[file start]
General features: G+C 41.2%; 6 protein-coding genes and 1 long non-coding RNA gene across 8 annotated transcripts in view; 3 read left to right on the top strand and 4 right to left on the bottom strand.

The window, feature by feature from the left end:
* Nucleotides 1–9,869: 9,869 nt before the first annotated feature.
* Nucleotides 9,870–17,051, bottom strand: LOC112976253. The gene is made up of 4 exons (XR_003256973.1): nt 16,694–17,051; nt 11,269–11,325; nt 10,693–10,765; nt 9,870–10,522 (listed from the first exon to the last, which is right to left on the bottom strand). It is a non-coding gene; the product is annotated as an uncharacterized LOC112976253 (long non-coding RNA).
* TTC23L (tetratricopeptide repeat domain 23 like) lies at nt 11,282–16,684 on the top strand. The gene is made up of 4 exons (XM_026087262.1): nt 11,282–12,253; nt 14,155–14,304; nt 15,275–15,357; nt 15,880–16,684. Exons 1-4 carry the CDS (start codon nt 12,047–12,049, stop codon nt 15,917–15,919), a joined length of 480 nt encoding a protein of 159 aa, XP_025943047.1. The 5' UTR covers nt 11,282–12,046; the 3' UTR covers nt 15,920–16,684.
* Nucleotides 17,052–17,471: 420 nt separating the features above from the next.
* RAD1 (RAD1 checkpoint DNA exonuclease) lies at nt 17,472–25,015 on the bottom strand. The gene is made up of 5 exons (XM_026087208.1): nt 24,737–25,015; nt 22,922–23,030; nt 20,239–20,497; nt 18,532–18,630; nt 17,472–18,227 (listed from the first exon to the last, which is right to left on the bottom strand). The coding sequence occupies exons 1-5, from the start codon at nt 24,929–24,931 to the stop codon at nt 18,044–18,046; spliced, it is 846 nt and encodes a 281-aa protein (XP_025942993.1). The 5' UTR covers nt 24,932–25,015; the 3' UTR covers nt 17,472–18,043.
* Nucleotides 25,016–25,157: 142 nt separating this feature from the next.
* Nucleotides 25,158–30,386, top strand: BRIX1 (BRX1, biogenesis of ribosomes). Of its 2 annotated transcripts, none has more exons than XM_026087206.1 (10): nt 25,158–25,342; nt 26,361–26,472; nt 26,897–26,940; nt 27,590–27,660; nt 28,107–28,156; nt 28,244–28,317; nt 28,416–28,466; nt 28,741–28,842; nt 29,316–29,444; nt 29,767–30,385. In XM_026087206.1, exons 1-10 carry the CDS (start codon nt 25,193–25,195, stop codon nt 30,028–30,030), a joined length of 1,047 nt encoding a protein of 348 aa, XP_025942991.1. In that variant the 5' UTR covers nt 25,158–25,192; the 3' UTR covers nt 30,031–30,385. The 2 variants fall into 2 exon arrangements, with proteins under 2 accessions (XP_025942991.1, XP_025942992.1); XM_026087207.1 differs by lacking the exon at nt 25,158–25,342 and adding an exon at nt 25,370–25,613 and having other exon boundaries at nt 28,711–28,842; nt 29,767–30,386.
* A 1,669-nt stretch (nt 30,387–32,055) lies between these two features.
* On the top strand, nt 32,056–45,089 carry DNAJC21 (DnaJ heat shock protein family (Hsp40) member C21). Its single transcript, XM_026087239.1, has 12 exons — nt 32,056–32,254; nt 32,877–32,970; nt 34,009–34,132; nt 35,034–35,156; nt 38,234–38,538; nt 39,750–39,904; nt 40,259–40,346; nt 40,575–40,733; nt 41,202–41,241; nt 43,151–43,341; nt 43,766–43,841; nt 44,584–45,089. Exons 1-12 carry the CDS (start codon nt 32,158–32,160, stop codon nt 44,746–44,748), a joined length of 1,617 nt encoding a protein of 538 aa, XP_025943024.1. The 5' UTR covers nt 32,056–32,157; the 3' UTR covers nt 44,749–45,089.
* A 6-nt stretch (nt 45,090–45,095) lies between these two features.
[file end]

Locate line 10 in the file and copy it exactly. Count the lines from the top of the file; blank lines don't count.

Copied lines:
* A 1,669-nt stretch (nt 30,387–32,055) lies between these two features.